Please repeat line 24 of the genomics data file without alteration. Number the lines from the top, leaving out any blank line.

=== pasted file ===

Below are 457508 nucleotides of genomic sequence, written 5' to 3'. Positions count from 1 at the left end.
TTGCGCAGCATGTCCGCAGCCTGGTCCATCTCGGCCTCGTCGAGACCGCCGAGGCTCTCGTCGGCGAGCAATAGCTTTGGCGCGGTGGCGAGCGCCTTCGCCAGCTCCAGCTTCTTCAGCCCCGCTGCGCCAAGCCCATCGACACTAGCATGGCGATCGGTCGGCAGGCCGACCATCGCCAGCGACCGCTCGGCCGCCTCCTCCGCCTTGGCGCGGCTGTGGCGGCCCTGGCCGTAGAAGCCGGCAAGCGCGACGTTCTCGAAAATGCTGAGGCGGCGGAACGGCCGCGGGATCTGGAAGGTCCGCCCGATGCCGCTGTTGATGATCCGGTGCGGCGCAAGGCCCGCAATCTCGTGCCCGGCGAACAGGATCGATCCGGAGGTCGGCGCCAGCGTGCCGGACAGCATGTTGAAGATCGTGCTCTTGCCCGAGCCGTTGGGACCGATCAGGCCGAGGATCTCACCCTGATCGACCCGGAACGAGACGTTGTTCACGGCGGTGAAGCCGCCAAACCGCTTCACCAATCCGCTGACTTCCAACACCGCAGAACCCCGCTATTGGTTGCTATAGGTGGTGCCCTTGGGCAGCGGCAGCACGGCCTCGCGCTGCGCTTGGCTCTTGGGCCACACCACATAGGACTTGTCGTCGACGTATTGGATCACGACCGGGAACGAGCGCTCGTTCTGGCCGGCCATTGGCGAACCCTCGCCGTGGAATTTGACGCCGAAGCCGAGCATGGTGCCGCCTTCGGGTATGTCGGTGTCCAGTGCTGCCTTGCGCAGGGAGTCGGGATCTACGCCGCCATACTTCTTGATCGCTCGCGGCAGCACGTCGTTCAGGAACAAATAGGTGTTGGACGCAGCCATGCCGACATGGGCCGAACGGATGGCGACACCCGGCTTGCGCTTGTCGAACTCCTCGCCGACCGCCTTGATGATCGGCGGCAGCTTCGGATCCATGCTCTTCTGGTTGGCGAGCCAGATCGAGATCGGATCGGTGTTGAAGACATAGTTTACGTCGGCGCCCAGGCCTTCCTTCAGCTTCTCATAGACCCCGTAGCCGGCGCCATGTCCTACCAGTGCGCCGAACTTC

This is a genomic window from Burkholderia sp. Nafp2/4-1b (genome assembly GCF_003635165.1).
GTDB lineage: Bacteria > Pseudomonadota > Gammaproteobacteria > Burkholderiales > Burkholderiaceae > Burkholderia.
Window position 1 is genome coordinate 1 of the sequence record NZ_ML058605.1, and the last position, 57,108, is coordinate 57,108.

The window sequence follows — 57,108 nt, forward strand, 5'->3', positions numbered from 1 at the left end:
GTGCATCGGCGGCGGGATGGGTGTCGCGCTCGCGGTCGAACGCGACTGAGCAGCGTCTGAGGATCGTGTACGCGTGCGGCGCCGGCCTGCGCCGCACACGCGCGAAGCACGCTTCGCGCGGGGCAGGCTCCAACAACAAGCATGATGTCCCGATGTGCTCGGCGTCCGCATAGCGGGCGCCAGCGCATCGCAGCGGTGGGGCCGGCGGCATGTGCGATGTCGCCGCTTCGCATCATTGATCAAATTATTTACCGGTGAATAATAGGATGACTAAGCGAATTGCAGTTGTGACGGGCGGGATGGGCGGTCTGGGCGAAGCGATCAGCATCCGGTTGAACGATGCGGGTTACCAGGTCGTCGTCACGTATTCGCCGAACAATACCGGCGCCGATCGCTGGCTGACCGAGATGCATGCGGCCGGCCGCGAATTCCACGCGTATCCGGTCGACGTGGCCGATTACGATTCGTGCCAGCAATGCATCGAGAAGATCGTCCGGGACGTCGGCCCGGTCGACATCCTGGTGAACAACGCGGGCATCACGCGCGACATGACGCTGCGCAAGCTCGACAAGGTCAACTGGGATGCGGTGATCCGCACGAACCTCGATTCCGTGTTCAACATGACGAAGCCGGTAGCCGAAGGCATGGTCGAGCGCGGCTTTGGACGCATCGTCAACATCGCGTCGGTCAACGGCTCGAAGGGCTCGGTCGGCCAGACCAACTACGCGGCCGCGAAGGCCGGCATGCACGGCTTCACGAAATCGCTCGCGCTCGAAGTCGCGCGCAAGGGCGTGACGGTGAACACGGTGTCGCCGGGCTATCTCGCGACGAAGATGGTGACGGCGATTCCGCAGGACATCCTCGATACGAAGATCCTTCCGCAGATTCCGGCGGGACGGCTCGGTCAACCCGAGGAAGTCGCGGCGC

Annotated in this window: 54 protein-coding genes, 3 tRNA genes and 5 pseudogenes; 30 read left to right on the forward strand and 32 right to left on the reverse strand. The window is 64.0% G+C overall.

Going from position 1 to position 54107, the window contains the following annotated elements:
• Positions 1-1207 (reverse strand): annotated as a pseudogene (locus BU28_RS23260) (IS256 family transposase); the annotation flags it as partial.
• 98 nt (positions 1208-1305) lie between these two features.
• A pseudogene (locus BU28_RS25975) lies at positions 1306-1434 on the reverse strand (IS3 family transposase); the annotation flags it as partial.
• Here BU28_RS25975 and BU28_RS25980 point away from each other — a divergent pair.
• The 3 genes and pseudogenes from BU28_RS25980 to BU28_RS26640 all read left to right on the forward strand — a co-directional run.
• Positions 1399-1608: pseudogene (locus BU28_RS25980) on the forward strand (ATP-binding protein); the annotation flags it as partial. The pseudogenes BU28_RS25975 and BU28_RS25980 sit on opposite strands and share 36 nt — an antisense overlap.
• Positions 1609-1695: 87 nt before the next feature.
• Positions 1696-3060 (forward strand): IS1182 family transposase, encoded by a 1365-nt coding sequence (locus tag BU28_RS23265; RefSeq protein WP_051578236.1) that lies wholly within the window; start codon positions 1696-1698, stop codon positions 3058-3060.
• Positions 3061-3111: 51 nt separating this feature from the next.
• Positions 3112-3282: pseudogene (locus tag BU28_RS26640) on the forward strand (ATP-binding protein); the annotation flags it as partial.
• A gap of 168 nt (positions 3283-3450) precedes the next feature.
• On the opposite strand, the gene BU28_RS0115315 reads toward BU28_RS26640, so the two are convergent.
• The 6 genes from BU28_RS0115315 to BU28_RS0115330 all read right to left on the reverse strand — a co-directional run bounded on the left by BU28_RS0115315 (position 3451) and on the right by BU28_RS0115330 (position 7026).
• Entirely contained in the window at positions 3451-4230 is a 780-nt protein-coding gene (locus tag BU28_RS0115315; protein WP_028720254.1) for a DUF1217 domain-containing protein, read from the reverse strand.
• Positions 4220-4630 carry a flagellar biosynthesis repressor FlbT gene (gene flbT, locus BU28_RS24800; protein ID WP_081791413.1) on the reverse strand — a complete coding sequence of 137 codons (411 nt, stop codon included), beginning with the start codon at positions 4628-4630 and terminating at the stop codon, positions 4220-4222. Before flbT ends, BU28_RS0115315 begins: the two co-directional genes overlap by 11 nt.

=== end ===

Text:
• Positions 4220-4630 carry a flagellar biosynthesis repressor FlbT gene (gene flbT, locus BU28_RS24800; protein ID WP_081791413.1) on the reverse strand — a complete coding sequence of 137 codons (411 nt, stop codon included), beginning with the start codon at positions 4628-4630 and terminating at the stop codon, positions 4220-4222. Before flbT ends, BU28_RS0115315 begins: the two co-directional genes overlap by 11 nt.